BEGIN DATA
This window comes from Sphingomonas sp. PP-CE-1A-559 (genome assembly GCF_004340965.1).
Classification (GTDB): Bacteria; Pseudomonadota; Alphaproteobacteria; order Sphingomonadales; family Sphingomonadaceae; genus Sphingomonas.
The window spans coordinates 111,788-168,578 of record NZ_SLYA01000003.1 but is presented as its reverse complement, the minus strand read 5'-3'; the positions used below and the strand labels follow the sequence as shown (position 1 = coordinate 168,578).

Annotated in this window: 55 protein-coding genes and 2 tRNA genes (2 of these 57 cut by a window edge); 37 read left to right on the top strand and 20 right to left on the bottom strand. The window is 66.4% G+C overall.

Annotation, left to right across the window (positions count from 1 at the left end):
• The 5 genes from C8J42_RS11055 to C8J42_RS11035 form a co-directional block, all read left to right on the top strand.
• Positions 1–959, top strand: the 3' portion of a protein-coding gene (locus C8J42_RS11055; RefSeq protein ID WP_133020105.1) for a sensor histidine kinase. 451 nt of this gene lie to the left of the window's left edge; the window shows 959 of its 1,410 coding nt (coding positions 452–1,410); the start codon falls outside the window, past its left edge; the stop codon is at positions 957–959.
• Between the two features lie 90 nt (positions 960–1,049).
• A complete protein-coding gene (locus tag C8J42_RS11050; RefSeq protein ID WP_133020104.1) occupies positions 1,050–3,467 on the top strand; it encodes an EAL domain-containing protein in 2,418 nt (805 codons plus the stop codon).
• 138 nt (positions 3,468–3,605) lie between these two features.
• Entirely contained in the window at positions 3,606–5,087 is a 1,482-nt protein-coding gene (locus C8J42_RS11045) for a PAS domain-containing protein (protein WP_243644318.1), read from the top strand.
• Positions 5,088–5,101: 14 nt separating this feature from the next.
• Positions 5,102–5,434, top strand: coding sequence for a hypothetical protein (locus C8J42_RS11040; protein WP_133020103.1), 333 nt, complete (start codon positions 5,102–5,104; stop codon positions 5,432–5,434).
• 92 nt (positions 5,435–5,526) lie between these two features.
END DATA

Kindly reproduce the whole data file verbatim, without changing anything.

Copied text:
This window comes from Sphingomonas sp. PP-CE-1A-559 (genome assembly GCF_004340965.1).
Classification (GTDB): Bacteria; Pseudomonadota; Alphaproteobacteria; order Sphingomonadales; family Sphingomonadaceae; genus Sphingomonas.
The window spans coordinates 111,788-168,578 of record NZ_SLYA01000003.1 but is presented as its reverse complement, the minus strand read 5'-3'; the positions used below and the strand labels follow the sequence as shown (position 1 = coordinate 168,578).

Annotated in this window: 55 protein-coding genes and 2 tRNA genes (2 of these 57 cut by a window edge); 37 read left to right on the top strand and 20 right to left on the bottom strand. The window is 66.4% G+C overall.

Annotation, left to right across the window (positions count from 1 at the left end):
• The 5 genes from C8J42_RS11055 to C8J42_RS11035 form a co-directional block, all read left to right on the top strand.
• Positions 1–959, top strand: the 3' portion of a protein-coding gene (locus C8J42_RS11055; RefSeq protein ID WP_133020105.1) for a sensor histidine kinase. 451 nt of this gene lie to the left of the window's left edge; the window shows 959 of its 1,410 coding nt (coding positions 452–1,410); the start codon falls outside the window, past its left edge; the stop codon is at positions 957–959.
• Between the two features lie 90 nt (positions 960–1,049).
• A complete protein-coding gene (locus tag C8J42_RS11050; RefSeq protein ID WP_133020104.1) occupies positions 1,050–3,467 on the top strand; it encodes an EAL domain-containing protein in 2,418 nt (805 codons plus the stop codon).
• 138 nt (positions 3,468–3,605) lie between these two features.
• Entirely contained in the window at positions 3,606–5,087 is a 1,482-nt protein-coding gene (locus C8J42_RS11045) for a PAS domain-containing protein (protein WP_243644318.1), read from the top strand.
• Positions 5,088–5,101: 14 nt separating this feature from the next.
• Positions 5,102–5,434, top strand: coding sequence for a hypothetical protein (locus C8J42_RS11040; protein WP_133020103.1), 333 nt, complete (start codon positions 5,102–5,104; stop codon positions 5,432–5,434).
• 92 nt (positions 5,435–5,526) lie between these two features.